I had to figure out a complex software solution for a colleague and had to download the software myself. However, I had to jump through loops- first to download the VPN software from a big name technology component and then subsequently connect through the “firewall” and then to their software download page, which was geographically restricted for the IP addresses.
That’s fine because the VPN software offered no “real security” though I think IKE software protocol which has tons of security vulnerabilities. That the University hosts the software on its website for the “students and staff”, it was a no brainer that it would be a magnet for the “hackers”.
Besides, it took me ages to navigate through the uninspiring menu with a drab interface and it would immediately give “goose bumps” to the most hardened students trying to compress time and effort.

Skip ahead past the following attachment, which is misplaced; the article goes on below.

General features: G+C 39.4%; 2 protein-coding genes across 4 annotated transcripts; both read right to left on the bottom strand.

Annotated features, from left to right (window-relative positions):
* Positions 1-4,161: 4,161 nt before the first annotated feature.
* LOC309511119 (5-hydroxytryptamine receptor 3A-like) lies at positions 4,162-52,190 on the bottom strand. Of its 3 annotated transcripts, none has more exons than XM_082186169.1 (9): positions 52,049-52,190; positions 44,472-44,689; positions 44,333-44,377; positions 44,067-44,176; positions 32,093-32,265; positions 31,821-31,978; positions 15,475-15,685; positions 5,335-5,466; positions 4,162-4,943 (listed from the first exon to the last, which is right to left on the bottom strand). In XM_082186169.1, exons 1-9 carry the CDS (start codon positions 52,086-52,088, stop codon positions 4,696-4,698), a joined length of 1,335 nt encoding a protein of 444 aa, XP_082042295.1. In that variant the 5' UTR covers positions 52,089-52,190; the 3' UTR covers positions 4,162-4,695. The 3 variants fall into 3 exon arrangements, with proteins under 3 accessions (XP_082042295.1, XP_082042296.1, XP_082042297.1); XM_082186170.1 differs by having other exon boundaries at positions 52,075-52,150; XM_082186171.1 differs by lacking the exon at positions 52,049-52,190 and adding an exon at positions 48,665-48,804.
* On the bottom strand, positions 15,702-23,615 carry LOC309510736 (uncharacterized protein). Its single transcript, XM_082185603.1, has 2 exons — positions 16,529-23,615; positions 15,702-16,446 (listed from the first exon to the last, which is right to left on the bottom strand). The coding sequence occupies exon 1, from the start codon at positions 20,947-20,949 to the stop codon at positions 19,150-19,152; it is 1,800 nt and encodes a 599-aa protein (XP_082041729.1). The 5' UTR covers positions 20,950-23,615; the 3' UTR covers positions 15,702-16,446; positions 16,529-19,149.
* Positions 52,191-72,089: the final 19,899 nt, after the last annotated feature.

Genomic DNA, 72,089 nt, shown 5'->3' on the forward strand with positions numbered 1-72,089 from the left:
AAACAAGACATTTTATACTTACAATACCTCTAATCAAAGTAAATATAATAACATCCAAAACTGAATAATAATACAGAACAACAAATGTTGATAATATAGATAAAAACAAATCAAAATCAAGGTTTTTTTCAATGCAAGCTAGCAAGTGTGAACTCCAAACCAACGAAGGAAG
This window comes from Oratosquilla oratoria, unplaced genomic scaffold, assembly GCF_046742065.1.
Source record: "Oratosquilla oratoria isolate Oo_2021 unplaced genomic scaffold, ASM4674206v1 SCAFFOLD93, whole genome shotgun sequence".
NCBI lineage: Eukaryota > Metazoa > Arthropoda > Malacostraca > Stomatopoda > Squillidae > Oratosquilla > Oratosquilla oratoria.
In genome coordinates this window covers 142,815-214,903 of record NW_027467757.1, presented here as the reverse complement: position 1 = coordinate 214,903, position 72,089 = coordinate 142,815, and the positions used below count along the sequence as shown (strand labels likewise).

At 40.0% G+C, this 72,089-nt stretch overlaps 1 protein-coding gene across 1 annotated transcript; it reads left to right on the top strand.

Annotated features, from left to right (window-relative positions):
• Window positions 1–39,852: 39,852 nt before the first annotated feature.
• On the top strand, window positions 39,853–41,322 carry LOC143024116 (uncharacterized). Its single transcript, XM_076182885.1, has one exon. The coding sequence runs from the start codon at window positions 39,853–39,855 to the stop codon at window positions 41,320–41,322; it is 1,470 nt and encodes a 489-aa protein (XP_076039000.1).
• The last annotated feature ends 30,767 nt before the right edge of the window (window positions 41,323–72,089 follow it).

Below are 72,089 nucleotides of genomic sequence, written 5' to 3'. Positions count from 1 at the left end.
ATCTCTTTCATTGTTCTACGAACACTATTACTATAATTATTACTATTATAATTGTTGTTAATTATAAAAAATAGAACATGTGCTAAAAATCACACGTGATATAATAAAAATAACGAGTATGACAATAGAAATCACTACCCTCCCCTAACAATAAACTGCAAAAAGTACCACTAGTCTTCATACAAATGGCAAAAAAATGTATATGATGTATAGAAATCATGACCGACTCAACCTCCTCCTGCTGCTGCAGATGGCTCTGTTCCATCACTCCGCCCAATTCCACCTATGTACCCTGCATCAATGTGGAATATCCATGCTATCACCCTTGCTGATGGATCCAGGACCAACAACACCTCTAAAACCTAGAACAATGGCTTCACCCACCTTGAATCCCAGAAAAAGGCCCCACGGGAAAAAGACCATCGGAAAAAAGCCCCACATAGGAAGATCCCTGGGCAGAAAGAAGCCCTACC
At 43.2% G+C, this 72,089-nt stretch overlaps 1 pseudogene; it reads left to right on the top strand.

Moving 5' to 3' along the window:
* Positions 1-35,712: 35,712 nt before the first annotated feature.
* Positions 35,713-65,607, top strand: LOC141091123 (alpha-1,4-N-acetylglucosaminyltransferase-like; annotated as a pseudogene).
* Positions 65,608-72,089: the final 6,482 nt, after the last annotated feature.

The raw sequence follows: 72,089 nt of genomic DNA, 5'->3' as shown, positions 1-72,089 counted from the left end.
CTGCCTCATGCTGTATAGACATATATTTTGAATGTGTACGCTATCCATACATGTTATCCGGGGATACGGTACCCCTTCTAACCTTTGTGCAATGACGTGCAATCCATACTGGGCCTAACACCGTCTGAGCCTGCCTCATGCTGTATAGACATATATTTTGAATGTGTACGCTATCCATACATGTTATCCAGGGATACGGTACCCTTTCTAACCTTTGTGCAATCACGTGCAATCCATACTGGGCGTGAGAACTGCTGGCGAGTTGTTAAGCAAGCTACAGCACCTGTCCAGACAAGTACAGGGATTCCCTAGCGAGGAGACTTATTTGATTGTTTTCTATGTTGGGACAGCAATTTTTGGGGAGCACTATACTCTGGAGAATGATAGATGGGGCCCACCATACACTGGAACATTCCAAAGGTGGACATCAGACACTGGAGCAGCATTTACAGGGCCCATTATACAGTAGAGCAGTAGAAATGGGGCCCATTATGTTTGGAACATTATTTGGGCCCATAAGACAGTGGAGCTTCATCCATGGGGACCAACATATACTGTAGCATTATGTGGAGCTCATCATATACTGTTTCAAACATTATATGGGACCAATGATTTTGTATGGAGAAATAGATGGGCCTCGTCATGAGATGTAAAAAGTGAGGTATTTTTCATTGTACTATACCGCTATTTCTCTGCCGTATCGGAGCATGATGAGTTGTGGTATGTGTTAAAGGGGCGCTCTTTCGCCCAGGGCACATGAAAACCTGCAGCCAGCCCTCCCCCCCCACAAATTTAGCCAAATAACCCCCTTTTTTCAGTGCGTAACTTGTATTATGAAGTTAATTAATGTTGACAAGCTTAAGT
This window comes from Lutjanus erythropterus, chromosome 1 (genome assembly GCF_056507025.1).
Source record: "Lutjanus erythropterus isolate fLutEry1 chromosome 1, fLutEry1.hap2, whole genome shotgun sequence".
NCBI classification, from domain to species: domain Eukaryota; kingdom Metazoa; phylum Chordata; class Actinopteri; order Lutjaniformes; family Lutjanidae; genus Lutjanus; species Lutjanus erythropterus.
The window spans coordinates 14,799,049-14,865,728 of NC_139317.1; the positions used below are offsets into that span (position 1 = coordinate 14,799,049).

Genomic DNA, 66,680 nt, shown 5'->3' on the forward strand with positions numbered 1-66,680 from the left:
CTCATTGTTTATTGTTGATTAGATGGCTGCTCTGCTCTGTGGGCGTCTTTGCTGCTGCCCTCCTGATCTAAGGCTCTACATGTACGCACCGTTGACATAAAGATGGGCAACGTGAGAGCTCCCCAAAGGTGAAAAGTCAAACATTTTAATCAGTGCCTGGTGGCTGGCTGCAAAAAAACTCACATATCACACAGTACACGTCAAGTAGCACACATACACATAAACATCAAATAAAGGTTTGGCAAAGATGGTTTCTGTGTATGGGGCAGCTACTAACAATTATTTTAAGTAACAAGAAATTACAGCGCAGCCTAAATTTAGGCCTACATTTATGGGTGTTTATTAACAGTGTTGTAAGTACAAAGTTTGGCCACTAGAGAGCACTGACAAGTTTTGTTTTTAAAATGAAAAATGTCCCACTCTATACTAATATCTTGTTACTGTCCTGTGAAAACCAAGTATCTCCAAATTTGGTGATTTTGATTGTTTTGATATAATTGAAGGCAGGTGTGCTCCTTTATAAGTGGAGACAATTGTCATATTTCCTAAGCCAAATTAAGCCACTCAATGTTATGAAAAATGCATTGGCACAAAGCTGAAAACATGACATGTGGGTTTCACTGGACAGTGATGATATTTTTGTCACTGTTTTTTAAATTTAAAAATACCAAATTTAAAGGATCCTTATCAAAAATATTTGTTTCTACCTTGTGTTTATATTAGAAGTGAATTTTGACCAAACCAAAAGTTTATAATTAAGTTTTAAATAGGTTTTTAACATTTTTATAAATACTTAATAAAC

I understand that the software solutions “recommended” by the Universities are required for the coursework. They subsidise the software only in the name. It is an effective method to “lock in the users”. There any plenty of open source software (free) the students could use.
Besides tuition fees and then the additional costs of “books” and “course material” there is a lot of price to be paid for a “certification” that may have a value in the job market. Real-world scenarios differ completely from projected.
Universities must make the shift to the open source and save money on the complicated IT infrastructure and tying themselves in the knots for software litigation and tie in. It would save money that could go for the real purpose- faculty, students and effective research. It does not warrant a wasteful enterprise.